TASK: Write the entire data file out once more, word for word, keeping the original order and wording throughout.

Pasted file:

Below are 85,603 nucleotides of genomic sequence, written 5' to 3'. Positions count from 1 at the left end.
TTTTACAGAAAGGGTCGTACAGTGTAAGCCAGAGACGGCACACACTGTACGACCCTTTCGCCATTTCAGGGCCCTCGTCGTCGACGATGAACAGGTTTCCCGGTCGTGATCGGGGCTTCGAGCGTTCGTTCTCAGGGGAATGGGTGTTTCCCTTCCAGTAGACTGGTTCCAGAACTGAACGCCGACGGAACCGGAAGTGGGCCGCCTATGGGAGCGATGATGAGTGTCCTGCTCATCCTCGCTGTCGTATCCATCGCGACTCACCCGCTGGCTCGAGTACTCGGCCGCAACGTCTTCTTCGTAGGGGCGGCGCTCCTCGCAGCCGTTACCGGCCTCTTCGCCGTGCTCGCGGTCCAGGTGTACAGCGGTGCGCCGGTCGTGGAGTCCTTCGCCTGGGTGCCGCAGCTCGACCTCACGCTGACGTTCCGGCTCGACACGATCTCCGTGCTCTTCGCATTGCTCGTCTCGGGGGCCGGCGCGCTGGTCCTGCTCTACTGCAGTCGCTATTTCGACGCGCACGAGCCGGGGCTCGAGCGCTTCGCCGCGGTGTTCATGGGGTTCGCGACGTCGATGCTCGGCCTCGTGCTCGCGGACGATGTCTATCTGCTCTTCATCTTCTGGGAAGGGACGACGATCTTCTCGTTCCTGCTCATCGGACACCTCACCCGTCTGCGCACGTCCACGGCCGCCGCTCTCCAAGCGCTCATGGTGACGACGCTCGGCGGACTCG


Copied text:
Below are 85,603 nucleotides of genomic sequence, written 5' to 3'. Positions count from 1 at the left end.
TTTTACAGAAAGGGTCGTACAGTGTAAGCCAGAGACGGCACACACTGTACGACCCTTTCGCCATTTCAGGGCCCTCGTCGTCGACGATGAACAGGTTTCCCGGTCGTGATCGGGGCTTCGAGCGTTCGTTCTCAGGGGAATGGGTGTTTCCCTTCCAGTAGACTGGTTCCAGAACTGAACGCCGACGGAACCGGAAGTGGGCCGCCTATGGGAGCGATGATGAGTGTCCTGCTCATCCTCGCTGTCGTATCCATCGCGACTCACCCGCTGGCTCGAGTACTCGGCCGCAACGTCTTCTTCGTAGGGGCGGCGCTCCTCGCAGCCGTTACCGGCCTCTTCGCCGTGCTCGCGGTCCAGGTGTACAGCGGTGCGCCGGTCGTGGAGTCCTTCGCCTGGGTGCCGCAGCTCGACCTCACGCTGACGTTCCGGCTCGACACGATCTCCGTGCTCTTCGCATTGCTCGTCTCGGGGGCCGGCGCGCTGGTCCTGCTCTACTGCAGTCGCTATTTCGACGCGCACGAGCCGGGGCTCGAGCGCTTCGCCGCGGTGTTCATGGGGTTCGCGACGTCGATGCTCGGCCTCGTGCTCGCGGACGATGTCTATCTGCTCTTCATCTTCTGGGAAGGGACGACGATCTTCTCGTTCCTGCTCATCGGACACCTCACCCGTCTGCGCACGTCCACGGCCGCCGCTCTCCAAGCGCTCATGGTGACGACGCTCGGCGGACTCG